“One half of knowing what you want is knowing what you must give up before you get it”. ~Sidney Howard

I’m an idiot for self-publishing?  Maybe, but maybe not.  Last time I talked a bit about what I had recently learned from my study of the genius British novelist Charles Dickens.  I also mentioned that some of what I had learned from my study of him had been a deciding factor in my decision to self-publish my first book.  I think if Dickens had been beginning his writing career today, he would have almost certainly self-published his first works.  Then I think he would have partnered with a great publisher for his next works.

For me, the decision to self-publish was a hard one.  I am already busy and writing and then publishing a book – and really doing the proper promotion to ensure a great reception for the fledgling book – this is a lot of work.  I had no idea how much work it was until I began the process.  For me at least, the writing of the book has turned out to be the easiest part.  All of the things that the publisher would do for me, if I had sold the rights of my first book immediately to a publisher, – that has been quite a steep learning curve.

So why did I decide to self-publish?  I’ll start from the side of what I won’t be getting or what I am giving up.

  • It will cost me more money to self-publish, quite a bit more.  Since I am taking on all of the costs of proofreaders and editors, cover designers and printing and the hiring of top-notch PR people, all things that a publisher might have done for me, I am spending more money.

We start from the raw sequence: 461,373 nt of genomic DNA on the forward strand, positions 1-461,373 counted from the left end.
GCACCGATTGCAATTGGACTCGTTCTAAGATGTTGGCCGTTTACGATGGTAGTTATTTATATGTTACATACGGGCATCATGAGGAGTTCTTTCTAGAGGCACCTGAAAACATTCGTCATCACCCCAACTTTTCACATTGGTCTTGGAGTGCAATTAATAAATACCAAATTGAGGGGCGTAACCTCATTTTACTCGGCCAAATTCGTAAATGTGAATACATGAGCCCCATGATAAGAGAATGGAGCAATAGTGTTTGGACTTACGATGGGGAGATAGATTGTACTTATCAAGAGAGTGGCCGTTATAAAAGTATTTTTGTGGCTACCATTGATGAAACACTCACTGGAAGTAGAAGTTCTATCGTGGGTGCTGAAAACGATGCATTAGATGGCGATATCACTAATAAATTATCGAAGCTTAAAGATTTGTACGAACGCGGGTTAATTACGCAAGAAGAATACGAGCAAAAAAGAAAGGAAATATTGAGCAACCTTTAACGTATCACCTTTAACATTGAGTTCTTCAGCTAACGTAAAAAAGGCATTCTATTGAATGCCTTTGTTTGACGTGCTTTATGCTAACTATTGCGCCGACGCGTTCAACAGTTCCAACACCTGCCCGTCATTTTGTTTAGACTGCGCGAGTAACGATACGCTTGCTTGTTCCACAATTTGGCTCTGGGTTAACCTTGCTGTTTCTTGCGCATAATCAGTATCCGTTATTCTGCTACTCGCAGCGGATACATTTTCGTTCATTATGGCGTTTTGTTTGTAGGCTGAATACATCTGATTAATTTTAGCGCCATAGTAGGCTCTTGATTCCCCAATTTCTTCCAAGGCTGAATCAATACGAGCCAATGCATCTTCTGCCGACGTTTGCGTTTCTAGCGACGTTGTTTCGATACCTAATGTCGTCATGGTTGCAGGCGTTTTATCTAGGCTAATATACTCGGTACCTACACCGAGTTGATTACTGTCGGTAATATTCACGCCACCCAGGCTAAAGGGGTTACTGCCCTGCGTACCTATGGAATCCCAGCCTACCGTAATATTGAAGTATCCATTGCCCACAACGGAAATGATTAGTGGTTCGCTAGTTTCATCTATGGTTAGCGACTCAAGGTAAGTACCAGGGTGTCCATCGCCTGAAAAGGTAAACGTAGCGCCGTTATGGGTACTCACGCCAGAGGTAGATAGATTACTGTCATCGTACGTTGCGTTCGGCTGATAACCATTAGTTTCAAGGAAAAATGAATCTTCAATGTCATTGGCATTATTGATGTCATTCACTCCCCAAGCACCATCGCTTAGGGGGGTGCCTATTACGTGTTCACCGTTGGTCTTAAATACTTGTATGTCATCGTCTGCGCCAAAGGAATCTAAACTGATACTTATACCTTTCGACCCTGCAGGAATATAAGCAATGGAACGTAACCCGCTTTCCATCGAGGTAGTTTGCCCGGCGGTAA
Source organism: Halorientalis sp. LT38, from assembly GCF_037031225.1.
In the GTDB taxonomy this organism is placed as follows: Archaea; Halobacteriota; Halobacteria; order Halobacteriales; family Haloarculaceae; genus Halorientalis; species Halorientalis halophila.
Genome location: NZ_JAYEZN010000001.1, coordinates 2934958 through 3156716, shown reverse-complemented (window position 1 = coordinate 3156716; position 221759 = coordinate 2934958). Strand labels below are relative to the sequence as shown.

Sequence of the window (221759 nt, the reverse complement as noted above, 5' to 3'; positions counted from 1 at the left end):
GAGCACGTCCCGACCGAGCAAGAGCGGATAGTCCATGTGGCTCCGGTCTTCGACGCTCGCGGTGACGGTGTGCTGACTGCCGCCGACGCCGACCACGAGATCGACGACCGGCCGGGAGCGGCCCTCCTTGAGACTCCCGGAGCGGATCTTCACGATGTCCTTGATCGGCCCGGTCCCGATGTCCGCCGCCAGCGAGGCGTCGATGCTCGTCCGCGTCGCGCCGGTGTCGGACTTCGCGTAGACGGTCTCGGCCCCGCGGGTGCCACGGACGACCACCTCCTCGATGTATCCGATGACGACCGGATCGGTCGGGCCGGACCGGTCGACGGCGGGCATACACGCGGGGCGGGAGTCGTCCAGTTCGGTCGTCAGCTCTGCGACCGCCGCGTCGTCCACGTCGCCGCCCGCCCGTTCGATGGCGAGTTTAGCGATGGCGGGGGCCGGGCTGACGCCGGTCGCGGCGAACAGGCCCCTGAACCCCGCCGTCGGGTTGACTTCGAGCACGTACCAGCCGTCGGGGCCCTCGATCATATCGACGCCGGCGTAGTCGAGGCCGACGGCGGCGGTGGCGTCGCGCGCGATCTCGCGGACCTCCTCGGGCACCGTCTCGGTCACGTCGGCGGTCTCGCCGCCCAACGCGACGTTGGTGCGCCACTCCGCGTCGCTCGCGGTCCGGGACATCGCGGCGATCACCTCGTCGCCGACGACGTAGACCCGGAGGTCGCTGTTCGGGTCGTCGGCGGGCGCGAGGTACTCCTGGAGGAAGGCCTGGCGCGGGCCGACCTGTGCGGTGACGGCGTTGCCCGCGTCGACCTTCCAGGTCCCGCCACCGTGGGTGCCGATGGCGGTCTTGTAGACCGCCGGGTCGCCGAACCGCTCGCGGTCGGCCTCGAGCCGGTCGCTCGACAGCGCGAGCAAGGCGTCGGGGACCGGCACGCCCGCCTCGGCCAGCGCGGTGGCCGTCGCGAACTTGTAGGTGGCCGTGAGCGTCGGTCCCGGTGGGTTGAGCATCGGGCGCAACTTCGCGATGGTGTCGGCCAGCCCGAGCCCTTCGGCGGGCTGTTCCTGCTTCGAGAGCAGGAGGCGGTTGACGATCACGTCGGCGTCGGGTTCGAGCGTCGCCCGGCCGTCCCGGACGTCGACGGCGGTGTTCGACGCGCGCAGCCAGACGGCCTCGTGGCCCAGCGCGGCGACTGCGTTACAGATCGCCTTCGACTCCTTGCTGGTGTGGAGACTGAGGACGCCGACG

• I am giving up a great deal of my time learning the book business.  Had I sold my book immediately, I would have needed to learn very little about the book business – at least at first.  I could have let the publishers handle all of the details for me.
  • I am giving up the money that I could have made by simply coaching or speaking instead of learning the book business.  I am usually fully booked or as booked as I care to be for coaching and I could have simply coached more, earned more, and let the publishers do what they know best.
  • I am giving up some credibility for this my first book.  A self-published book does not have the credibility in the eyes of some people that a traditionally published book has.
  • I am almost certainly giving up some sales that I might have had otherwise.  I don’t know all of the distribution channels that an established publisher knows and although I am learning fast – it is certain that I will miss some of them – and not sell those copies of my book.

So, with all of that, why on earth would I self-publish?  We will both have to wait until next time for that answer – my time is up for this entry.

Next time I will explain the balance of my thinking about traditional publishing versus self-publishing.

Till next time faithful reader…Jack

“The vision must be followed by the venture.  It is not enough to stare up the steps – we must step up the stairs”. ~Vance Havner